Figures on a Street 1970
29 x 40.5 cm
Sold [November 2006] for £45,600 including premium
Signed and Dated 'L S Lowry 1970.' (lower right)
Anonymous sale; Sotheby's, London, 12 October 1988, lot 282, where purchased by the former owner
In the latter stage of his career, Lowrys drawing became increasingly economical. Single figure compositions rather than crowded Manchester scenes predominate, while stylistically these sketches lean towards simplified line drawing rather then shading. In this sense, Figures on a Street dating to 1970 stands out. Here, the street is busy and teeming with people, much like the earlier Figures in a Street (Bonhams, London, 11 July 2006, £88,000). The frieze-like composition of the present work reflects the daily grind of the figures it represents and draws the eye along from right to left. Yet they are animated and wholly individual in their seemingly banal pursuits. Figures trudge along a street, hands shoved in pockets and caps pulled down but in doing so they are imbued with dignity and gravitas. Lowry was very much a 'man of the people' and held the utmost respect for his subject. In the present example, he has employed shading and the tonal graduation, that is so often absent from this period of his oeuvre. He would often intentionally smudge the works using his thumb and fingers and in doing so reveal to the viewer a sense of the industrial atmosphere he found so inspiring.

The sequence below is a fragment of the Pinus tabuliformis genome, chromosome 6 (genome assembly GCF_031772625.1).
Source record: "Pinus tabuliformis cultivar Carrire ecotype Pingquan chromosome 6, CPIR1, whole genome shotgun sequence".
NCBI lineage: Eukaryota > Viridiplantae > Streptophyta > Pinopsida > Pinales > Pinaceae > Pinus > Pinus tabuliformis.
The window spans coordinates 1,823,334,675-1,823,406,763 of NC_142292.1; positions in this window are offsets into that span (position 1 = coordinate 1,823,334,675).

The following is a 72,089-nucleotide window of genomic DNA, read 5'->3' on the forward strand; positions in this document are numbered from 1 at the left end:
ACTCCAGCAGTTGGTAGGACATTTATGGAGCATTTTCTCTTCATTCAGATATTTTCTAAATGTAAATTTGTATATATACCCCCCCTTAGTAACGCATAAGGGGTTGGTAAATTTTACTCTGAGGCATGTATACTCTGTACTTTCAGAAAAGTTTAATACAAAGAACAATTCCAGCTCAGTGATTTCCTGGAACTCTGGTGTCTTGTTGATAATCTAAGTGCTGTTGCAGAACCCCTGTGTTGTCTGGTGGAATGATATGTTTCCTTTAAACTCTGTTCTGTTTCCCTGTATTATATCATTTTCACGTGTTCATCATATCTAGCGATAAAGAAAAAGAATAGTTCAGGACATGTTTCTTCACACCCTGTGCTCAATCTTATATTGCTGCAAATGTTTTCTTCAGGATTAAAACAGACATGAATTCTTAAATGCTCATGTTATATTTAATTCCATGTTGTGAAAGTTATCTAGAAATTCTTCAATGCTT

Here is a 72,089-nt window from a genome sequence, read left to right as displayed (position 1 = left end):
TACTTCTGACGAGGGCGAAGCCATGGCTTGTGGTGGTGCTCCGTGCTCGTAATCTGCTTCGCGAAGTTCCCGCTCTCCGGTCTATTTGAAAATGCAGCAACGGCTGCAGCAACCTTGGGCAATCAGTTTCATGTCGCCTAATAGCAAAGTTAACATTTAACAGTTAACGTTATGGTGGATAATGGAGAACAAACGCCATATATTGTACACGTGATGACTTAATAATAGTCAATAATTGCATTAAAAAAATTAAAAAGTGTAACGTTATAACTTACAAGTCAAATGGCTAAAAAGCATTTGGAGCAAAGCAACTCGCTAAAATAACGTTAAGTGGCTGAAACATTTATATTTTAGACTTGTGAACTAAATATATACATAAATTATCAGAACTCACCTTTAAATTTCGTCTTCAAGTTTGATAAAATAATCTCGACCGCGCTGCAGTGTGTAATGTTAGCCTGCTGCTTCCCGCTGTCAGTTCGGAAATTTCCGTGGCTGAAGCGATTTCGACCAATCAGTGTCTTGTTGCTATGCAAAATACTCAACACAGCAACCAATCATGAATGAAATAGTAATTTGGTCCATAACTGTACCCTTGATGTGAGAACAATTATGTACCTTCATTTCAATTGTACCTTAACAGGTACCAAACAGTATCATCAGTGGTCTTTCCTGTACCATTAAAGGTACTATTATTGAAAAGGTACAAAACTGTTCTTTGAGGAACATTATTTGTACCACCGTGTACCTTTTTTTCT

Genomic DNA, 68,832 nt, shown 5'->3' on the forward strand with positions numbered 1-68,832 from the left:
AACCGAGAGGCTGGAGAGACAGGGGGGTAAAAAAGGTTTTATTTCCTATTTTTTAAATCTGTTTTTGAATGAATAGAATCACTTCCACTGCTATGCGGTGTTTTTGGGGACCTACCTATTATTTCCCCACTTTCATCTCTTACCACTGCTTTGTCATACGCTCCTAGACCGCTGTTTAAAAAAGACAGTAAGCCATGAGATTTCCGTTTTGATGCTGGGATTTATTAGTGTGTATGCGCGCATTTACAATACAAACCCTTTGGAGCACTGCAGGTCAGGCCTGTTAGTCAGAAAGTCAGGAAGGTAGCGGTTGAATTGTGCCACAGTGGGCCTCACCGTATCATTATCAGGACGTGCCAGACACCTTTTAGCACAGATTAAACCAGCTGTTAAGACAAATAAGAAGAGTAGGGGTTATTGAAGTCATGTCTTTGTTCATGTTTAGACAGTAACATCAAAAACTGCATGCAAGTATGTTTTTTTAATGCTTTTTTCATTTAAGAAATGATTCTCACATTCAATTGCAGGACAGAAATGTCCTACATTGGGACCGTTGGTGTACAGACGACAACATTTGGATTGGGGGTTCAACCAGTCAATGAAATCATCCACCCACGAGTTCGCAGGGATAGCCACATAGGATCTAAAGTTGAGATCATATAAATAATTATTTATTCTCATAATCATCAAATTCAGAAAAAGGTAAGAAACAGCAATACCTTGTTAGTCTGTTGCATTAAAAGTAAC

Drawing was as important to Lowry as painting, if not more so, the majority of his prolific output being works on paper. This owes a debt to his extended study at both Manchester College of Art and Salford School of Art, where the emphasis of formal training was, as always, on proficient draughtsmanship. Thus, Lowry began his career with the lowly pencil and continued on in this vein until his death in 1976. Figures on a Street exhibits all the qualities for which Lowry's work is known and loved and is a fine example of his late drawing.